Traditional symbol based theories of induction and concept formation have built on the following two assumptions (among others): (1) There is a set of primitive properties (predicates), from which new concepts are constructed and correlations between properties are determined. (2) Correlations between predicates are described by conditional probabilities. However, the first assumption does not answer the question of how we can learn the primitive predicates in the first place. To handle this problem, machine learning algorithms or models based on artificial neuron networks have been used instead. The second assumption has been motivated within the Bayesian tradition as being the most rational way of determining correlations between properties. The use of conditional probabilities is motivated by the principle of maximal entropy (Williams 1980). However, by refering to maximal entropy all instances of a concept are treated as unrelated. On the other hand, in human concept formation and inductive reasoning, judgments of similarity are essential. Similarity cannot be handled in a natural way in terms of Bayesian conditional probablities. I will present a model, developed together with Christian Balkenius, of how (higher order) similarities can be used in induction and concept formation. The model is based on a layered structure of self-organising maps (Kohonen 1995). The model will be related to the conceptual spaces developed in my recent book (Gärdenfors 2000). It will be shown how the model can handle some facts concerning human inductive reasoning that have been problematic for models based on conditional probabilities. I will also connect the model to the theory of case based reasoning proposed by Gilboa and Schmeidler.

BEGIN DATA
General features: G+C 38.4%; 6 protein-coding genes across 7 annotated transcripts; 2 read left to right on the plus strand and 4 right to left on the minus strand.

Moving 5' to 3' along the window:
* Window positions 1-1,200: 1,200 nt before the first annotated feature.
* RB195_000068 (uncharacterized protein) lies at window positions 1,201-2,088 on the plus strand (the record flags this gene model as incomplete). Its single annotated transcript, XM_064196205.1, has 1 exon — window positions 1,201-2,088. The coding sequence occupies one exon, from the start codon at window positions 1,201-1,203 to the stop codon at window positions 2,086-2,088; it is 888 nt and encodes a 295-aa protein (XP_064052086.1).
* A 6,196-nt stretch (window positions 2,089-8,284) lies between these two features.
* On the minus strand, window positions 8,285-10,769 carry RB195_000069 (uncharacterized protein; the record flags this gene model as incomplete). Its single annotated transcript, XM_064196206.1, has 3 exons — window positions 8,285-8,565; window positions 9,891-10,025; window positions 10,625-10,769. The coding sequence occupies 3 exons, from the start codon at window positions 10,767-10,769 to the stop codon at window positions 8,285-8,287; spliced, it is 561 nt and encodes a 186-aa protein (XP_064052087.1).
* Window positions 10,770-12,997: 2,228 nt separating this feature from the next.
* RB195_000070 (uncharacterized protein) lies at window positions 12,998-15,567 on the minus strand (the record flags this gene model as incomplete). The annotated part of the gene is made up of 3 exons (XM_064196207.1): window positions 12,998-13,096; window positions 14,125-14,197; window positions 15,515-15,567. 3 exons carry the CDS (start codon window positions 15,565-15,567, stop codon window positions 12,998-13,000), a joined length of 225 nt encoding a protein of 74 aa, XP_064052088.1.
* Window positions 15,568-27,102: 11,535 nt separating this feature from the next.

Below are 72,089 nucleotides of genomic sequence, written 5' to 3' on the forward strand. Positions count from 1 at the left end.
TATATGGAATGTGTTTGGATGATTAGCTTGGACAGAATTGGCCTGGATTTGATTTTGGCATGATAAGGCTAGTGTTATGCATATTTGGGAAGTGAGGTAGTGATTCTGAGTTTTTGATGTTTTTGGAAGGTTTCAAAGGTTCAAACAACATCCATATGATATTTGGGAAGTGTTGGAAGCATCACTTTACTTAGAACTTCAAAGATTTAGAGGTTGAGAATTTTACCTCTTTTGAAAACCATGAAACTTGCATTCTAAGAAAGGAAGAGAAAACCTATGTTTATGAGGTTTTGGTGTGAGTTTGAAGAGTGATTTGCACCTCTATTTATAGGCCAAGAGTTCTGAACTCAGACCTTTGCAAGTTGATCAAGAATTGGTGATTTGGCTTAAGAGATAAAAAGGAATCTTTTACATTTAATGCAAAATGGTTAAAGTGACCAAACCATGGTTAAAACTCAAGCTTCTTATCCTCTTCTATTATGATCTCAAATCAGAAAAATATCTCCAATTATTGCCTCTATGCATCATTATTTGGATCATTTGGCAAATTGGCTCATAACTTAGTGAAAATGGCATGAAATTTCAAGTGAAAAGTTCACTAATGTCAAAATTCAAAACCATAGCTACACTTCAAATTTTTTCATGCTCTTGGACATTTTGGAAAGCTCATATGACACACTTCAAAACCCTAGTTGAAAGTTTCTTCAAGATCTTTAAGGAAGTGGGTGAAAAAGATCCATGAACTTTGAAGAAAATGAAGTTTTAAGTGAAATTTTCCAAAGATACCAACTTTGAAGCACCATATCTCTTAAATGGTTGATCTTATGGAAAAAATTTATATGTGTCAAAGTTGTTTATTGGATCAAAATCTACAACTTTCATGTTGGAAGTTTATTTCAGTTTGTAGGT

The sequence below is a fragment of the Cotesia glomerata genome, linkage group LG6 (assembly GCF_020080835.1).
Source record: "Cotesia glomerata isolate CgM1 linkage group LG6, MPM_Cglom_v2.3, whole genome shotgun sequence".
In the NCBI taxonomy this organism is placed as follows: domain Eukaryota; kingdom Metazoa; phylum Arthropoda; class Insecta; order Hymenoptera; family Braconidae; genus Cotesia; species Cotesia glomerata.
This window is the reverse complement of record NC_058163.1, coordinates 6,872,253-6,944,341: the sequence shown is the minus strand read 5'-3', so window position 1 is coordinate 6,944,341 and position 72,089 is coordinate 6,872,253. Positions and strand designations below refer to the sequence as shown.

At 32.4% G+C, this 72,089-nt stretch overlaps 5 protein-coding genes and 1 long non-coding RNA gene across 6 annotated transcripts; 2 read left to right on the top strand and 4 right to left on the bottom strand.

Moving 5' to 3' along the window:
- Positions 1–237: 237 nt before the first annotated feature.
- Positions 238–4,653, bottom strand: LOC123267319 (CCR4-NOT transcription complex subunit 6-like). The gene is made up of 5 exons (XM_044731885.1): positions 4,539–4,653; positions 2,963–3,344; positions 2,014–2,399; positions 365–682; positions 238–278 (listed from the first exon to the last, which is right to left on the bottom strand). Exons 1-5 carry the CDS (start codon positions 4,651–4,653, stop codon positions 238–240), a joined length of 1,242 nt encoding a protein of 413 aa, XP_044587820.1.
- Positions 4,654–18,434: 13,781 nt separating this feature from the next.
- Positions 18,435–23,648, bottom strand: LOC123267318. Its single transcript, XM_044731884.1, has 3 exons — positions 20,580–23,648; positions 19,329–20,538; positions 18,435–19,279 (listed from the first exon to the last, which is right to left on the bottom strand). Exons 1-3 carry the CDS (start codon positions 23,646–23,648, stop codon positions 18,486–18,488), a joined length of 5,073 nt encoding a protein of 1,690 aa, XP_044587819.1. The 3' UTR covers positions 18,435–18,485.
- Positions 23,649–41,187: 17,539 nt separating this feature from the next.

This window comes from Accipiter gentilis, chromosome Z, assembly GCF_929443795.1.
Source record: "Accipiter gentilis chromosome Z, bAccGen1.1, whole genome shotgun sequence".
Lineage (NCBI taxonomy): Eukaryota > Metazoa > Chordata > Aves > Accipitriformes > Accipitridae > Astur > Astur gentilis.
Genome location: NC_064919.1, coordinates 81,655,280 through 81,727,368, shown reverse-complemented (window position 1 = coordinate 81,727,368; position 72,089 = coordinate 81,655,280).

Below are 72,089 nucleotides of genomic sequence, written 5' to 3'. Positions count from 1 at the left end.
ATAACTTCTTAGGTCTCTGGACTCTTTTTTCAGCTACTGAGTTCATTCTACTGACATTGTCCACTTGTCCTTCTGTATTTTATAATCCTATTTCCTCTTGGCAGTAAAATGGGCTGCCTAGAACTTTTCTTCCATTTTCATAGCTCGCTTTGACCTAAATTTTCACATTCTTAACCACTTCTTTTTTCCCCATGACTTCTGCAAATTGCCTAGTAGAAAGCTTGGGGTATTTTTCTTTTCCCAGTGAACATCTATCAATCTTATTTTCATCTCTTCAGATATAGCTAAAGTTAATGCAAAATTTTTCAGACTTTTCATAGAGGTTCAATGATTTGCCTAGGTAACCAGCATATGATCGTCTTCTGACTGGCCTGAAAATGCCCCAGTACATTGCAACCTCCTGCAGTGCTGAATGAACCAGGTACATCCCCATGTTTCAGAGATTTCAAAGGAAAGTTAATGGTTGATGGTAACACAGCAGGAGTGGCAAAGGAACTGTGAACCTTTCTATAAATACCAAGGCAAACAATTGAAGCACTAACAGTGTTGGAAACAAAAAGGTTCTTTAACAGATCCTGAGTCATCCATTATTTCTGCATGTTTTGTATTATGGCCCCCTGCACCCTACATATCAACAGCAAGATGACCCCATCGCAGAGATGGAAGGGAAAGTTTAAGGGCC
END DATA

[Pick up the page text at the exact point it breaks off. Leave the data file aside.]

Jim Hendler